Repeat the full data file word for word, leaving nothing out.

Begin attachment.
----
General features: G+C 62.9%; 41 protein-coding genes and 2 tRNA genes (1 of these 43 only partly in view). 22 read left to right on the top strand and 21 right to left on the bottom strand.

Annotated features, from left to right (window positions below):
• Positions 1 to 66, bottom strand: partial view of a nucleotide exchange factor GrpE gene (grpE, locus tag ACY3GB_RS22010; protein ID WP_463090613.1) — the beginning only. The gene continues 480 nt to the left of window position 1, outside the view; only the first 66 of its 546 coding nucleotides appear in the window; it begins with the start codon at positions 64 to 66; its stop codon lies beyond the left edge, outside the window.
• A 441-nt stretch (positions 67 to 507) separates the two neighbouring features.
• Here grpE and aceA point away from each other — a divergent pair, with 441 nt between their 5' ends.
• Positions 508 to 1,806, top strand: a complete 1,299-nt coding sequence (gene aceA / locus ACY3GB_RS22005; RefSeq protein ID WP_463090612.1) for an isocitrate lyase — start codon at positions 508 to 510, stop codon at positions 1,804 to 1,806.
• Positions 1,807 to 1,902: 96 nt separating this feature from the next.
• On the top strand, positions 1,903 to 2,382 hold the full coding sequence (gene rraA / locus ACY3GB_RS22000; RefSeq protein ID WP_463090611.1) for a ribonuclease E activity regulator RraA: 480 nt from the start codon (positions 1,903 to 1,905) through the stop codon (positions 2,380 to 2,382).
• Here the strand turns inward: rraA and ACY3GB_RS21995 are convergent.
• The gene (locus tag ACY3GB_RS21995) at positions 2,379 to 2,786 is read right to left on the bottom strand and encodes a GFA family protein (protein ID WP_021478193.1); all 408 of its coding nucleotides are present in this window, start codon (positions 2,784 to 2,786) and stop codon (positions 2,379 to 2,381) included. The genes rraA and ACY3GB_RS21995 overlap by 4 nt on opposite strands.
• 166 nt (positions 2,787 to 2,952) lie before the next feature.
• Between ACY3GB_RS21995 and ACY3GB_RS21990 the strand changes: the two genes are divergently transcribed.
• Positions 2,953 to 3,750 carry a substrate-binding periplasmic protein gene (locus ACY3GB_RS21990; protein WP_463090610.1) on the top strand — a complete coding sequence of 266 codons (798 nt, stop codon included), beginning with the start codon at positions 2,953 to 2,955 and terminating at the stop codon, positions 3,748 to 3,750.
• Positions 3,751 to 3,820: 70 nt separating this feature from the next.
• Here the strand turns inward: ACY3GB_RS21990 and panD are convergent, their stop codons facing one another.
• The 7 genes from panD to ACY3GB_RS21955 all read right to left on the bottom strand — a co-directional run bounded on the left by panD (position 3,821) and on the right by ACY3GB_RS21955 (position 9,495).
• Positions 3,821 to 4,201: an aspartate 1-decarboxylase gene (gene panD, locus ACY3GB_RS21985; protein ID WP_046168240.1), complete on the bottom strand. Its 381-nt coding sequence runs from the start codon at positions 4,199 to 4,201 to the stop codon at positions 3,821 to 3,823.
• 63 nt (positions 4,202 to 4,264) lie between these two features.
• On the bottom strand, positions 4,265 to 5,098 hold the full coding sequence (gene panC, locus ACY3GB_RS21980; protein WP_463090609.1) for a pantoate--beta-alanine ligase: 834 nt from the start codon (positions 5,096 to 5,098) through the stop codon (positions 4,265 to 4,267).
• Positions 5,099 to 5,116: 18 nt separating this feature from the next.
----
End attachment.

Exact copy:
General features: G+C 62.9%; 41 protein-coding genes and 2 tRNA genes (1 of these 43 only partly in view). 22 read left to right on the top strand and 21 right to left on the bottom strand.

Annotated features, from left to right (window positions below):
• Positions 1 to 66, bottom strand: partial view of a nucleotide exchange factor GrpE gene (grpE, locus tag ACY3GB_RS22010; protein ID WP_463090613.1) — the beginning only. The gene continues 480 nt to the left of window position 1, outside the view; only the first 66 of its 546 coding nucleotides appear in the window; it begins with the start codon at positions 64 to 66; its stop codon lies beyond the left edge, outside the window.
• A 441-nt stretch (positions 67 to 507) separates the two neighbouring features.
• Here grpE and aceA point away from each other — a divergent pair, with 441 nt between their 5' ends.
• Positions 508 to 1,806, top strand: a complete 1,299-nt coding sequence (gene aceA / locus ACY3GB_RS22005; RefSeq protein ID WP_463090612.1) for an isocitrate lyase — start codon at positions 508 to 510, stop codon at positions 1,804 to 1,806.
• Positions 1,807 to 1,902: 96 nt separating this feature from the next.
• On the top strand, positions 1,903 to 2,382 hold the full coding sequence (gene rraA / locus ACY3GB_RS22000; RefSeq protein ID WP_463090611.1) for a ribonuclease E activity regulator RraA: 480 nt from the start codon (positions 1,903 to 1,905) through the stop codon (positions 2,380 to 2,382).
• Here the strand turns inward: rraA and ACY3GB_RS21995 are convergent.
• The gene (locus tag ACY3GB_RS21995) at positions 2,379 to 2,786 is read right to left on the bottom strand and encodes a GFA family protein (protein ID WP_021478193.1); all 408 of its coding nucleotides are present in this window, start codon (positions 2,784 to 2,786) and stop codon (positions 2,379 to 2,381) included. The genes rraA and ACY3GB_RS21995 overlap by 4 nt on opposite strands.
• 166 nt (positions 2,787 to 2,952) lie before the next feature.
• Between ACY3GB_RS21995 and ACY3GB_RS21990 the strand changes: the two genes are divergently transcribed.
• Positions 2,953 to 3,750 carry a substrate-binding periplasmic protein gene (locus ACY3GB_RS21990; protein WP_463090610.1) on the top strand — a complete coding sequence of 266 codons (798 nt, stop codon included), beginning with the start codon at positions 2,953 to 2,955 and terminating at the stop codon, positions 3,748 to 3,750.
• Positions 3,751 to 3,820: 70 nt separating this feature from the next.
• Here the strand turns inward: ACY3GB_RS21990 and panD are convergent, their stop codons facing one another.
• The 7 genes from panD to ACY3GB_RS21955 all read right to left on the bottom strand — a co-directional run bounded on the left by panD (position 3,821) and on the right by ACY3GB_RS21955 (position 9,495).
• Positions 3,821 to 4,201: an aspartate 1-decarboxylase gene (gene panD, locus ACY3GB_RS21985; protein ID WP_046168240.1), complete on the bottom strand. Its 381-nt coding sequence runs from the start codon at positions 4,199 to 4,201 to the stop codon at positions 3,821 to 3,823.
• 63 nt (positions 4,202 to 4,264) lie between these two features.
• On the bottom strand, positions 4,265 to 5,098 hold the full coding sequence (gene panC, locus ACY3GB_RS21980; protein WP_463090609.1) for a pantoate--beta-alanine ligase: 834 nt from the start codon (positions 5,096 to 5,098) through the stop codon (positions 4,265 to 4,267).
• Positions 5,099 to 5,116: 18 nt separating this feature from the next.